What Is Nuclear Medicine?

Posted on March 2, 2016 in nuclear medicine

When it comes to nuclear medical imaging, the vast majority of people aren’t familiar or aware of what it is we do… until the day comes when they really need us. That’s okay. Most of us don’t know how to change a flat tire until we actually get one.

 

But for the curious, the concerned, the thinkers-ahead, we like to explain pieces of what it means to practice radiology, should you need us. Everyone’s heard of an x-ray. Many people have had CT or MRI scans for various reasons. But the smallest fraction of our practice is a powerful one: nuclear medicine.

 

Nuclear medicine is a diagnostic imaging modality used to help understand fractures, tumors and cancers. It requires a dose of a radioactive isotope that can be injected, inhaled or swallowed.

 

Through specific steps of administering the isotope, waiting and then going through the examination, we are able to assess the morphology (shape, type) and function of certain tissues. This allows us to better understand what’s wrong, what’s right, and what can be done.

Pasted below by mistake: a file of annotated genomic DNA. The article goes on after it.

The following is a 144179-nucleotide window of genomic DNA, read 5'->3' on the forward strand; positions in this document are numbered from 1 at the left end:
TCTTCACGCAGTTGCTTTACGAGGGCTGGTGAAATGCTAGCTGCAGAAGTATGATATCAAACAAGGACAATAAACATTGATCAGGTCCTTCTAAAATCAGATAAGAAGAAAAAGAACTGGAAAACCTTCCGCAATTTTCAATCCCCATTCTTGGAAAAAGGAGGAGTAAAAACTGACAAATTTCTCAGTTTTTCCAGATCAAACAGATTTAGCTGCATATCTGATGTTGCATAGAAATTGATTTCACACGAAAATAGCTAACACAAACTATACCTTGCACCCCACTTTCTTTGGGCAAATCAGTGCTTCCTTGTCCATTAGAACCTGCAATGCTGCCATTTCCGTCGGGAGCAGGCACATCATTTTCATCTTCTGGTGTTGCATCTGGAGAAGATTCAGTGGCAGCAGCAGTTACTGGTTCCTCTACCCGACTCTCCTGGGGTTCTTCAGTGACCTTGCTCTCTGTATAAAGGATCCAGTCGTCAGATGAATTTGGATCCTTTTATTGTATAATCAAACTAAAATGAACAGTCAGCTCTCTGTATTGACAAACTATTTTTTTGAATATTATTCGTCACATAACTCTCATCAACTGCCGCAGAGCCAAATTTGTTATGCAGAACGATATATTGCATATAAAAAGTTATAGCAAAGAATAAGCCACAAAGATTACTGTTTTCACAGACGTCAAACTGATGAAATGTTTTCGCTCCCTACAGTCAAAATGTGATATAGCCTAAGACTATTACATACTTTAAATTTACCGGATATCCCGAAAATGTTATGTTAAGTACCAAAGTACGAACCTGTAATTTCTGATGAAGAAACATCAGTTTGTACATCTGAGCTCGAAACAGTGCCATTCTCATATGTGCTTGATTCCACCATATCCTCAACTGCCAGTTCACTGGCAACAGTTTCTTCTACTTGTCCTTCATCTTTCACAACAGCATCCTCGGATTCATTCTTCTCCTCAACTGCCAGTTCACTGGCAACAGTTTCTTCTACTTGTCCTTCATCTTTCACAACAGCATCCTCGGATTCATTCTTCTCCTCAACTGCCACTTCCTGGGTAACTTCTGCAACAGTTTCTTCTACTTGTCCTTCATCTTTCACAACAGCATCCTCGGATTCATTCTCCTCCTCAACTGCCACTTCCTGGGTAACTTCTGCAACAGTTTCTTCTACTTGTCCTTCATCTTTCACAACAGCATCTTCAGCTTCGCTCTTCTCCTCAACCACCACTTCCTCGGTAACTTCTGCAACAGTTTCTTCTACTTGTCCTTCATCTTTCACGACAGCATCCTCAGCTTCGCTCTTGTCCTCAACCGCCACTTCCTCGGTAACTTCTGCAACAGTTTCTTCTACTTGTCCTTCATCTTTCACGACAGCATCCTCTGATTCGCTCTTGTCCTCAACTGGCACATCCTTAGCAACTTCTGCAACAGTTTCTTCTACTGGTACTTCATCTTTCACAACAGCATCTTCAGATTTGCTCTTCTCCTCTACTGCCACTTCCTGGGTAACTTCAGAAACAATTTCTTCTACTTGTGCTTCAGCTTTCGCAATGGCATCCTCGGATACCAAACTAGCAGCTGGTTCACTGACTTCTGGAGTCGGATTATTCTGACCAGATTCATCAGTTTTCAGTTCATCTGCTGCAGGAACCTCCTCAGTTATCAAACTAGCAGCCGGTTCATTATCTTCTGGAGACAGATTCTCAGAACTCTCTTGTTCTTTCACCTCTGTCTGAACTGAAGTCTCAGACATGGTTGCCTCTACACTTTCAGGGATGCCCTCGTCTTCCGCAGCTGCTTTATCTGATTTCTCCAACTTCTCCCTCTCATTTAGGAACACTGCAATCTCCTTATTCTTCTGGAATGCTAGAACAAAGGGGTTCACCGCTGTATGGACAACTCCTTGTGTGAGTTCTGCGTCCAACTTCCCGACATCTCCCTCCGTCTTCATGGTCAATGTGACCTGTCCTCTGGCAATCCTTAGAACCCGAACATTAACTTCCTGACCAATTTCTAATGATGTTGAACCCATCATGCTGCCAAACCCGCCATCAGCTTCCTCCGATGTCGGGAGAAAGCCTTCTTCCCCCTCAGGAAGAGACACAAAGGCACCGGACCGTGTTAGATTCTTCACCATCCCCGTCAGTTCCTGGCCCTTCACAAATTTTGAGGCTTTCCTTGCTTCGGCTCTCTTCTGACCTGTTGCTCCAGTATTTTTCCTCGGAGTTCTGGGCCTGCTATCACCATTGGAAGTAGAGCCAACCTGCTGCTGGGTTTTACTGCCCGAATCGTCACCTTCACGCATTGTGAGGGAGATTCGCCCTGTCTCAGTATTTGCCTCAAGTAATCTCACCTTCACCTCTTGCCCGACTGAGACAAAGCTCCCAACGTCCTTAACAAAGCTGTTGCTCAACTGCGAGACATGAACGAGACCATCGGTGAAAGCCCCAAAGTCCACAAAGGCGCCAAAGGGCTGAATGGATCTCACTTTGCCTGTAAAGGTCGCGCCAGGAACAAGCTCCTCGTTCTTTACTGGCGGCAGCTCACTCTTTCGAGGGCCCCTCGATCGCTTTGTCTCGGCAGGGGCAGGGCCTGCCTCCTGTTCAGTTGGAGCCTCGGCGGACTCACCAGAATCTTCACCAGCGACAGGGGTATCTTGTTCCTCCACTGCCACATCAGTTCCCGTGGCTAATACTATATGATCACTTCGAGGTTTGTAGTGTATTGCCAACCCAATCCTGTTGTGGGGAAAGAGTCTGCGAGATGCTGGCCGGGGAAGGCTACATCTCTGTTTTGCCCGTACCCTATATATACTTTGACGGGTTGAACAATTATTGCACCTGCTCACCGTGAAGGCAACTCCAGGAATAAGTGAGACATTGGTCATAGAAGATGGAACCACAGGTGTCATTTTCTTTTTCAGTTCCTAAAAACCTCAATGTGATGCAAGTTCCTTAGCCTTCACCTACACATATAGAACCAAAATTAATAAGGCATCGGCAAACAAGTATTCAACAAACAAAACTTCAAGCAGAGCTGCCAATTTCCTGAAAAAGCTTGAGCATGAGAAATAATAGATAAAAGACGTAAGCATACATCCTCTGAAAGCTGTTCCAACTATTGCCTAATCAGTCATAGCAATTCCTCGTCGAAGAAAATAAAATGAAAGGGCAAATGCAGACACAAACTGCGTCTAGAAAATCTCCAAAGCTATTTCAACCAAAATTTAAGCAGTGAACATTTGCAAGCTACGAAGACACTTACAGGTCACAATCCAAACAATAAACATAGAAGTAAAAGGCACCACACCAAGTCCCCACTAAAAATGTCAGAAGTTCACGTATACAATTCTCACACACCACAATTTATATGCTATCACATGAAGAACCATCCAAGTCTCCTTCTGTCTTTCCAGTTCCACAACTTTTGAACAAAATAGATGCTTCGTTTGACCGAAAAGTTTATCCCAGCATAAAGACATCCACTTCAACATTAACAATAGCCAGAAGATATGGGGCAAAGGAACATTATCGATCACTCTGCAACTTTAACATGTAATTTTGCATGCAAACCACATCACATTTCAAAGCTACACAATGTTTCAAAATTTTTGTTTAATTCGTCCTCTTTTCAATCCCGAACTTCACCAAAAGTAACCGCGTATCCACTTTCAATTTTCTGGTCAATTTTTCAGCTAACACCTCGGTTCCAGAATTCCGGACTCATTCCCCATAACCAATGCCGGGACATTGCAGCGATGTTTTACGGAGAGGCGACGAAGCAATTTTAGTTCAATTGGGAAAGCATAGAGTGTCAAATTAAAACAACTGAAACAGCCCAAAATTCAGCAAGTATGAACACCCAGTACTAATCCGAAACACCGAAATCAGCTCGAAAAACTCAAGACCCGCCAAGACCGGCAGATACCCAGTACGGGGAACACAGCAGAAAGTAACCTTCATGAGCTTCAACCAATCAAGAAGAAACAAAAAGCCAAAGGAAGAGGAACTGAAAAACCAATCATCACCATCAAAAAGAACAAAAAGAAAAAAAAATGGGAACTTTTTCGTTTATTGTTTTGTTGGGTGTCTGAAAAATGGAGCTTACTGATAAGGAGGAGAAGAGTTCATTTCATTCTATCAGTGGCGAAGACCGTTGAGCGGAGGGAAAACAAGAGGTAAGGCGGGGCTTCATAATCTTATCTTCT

While nuclear medicine does require radioactive isotope exposure, it is always done with careful balance: is the value to be obtained from the imaging surpassing the potential harm of the radiation? Usually, the answer is yes, as the dosage is low. However, other imaging modalities may be used if there is cause for concern.

 

 

 

 

Originally published 12/10/13 on diagnosticimagingcenterskc.com.

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